It is therefore all the more important that we remain awake and alert today. Every attack against a synagogue, every attack against a Jewish institution or against an individual of the Jewish faith, as we experienced here in Berlin only last week, is an attack against common decency in our society and it is a betrayal of the mission which our history has given to us!
And finally, the 9th of November is the day when the Wall fell, the day when people in the then GDR finally gained the “Freedom and Democracy” they had fought and struggled for and which was emblazoned on the banners at that time, thus ending the SED dictatorship.
What conclusions do I draw for myself as Foreign Minister from these dates in German history?
I want to name three key points. We can highlight and discuss other aspects in the discussion afterwards.
First of all, German policy, including German foreign policy, is committed to democracy and freedom.
The darkest hours in our history are linked to an undemocratic and illiberal Germany. That's why it's so important that we do everything in our power to strengthen freedom and democracy. Let me take this opportunity to say that the Federal Agency for Civic Education plays a key role in this. I would like to expressly congratulate Thomas Krüger on his work as President of this institution!
However, the fate of the Weimer Republic is a warning that we can only have and maintain freedom and democracy if they are coupled with justice and responsibility.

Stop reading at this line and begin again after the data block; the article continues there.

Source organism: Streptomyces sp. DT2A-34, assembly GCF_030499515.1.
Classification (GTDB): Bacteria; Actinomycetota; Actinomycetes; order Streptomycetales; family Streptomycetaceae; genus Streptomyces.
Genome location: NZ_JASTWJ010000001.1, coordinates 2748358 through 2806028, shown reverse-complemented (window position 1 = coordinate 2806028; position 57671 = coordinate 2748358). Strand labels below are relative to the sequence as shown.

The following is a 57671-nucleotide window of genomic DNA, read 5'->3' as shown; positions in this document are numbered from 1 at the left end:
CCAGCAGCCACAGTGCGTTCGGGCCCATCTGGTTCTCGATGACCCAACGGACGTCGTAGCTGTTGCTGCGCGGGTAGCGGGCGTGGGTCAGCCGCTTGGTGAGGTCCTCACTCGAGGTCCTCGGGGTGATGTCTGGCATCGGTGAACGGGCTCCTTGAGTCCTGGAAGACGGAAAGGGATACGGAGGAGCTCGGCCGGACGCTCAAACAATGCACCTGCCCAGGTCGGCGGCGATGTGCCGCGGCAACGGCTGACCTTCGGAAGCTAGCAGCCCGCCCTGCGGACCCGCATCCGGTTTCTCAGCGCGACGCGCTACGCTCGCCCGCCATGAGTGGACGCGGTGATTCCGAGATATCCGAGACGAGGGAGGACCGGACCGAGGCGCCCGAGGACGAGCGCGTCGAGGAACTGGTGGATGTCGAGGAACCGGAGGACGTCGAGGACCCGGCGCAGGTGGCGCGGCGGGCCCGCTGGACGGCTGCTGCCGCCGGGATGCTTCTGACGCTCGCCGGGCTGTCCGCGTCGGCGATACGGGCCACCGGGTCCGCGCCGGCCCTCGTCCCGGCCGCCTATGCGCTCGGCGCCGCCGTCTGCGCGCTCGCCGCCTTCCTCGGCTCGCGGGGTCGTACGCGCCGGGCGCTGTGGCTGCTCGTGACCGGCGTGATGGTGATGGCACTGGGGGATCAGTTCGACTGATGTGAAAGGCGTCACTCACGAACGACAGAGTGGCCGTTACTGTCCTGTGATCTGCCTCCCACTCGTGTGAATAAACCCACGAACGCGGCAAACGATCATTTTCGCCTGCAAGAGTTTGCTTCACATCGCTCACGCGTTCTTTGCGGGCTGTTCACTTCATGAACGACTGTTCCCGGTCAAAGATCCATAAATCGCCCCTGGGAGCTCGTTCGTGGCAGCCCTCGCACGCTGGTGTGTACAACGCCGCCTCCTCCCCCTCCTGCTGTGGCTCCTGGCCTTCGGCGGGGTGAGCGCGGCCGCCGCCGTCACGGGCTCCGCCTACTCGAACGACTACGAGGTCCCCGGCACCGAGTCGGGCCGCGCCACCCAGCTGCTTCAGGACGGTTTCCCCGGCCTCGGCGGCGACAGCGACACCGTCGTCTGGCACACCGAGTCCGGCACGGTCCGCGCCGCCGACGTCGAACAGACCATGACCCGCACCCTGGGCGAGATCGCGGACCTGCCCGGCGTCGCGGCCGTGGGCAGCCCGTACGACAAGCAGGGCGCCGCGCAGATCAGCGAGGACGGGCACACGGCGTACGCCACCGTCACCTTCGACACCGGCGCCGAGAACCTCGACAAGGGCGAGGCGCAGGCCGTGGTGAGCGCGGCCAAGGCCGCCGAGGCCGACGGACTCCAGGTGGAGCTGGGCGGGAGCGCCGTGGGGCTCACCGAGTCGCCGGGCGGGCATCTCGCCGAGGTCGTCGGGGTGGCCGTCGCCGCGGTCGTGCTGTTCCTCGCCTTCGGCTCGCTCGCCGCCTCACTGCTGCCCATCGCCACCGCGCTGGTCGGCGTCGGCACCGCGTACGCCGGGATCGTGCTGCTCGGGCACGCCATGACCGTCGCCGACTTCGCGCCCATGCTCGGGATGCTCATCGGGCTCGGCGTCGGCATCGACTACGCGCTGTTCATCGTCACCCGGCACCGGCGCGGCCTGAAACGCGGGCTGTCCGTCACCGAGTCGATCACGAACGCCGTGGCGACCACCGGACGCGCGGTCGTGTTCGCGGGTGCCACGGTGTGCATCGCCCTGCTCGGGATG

It seems to me that here in Germany, in Europe and in the whole of the so-called Western world, this link has been forgotten a little too often or has been deliberately pushed aside during the last few years.
For freedom is not just individual freedom and, most certainly not just the individual freedom of economic activity.
Rather, freedom is also the republican freedom of citizens, as relates to the res publica. This freedom also means shouldering responsibility for the public good. It means justice for society.
Our country has always been in a particularly poor state when it has forgotten this link between freedom and responsibility. When individual freedom turned into ruthlessness or excess. When people were no longer prepared to take responsibility for justice in society.
The demise of the Weimar Republic is one example of this. The current crisis on the financial market is another.
That is all I want to say on my first point, the commitment of German policy to democracy and responsible freedom.
I would now like to turn to my second point, what lessons we should learn from these key dates in German history.
Germany is only conceivable within Europe and German policies, in particular foreign policy, must always be seen as policies for peace and stability in Europe and for a European peace and stability policy.
Our country has been greatly influenced by the centuries of European conflicts and civil wars, the most terrible of which were the two World Wars.
Reconciliation with our neighbours west of the Rhine and east of the Oder is part of our raison d'être!
We know that we owe our country's freedom and unity to the courage of citizens in the countries of Central and Eastern Europe, who lead the way.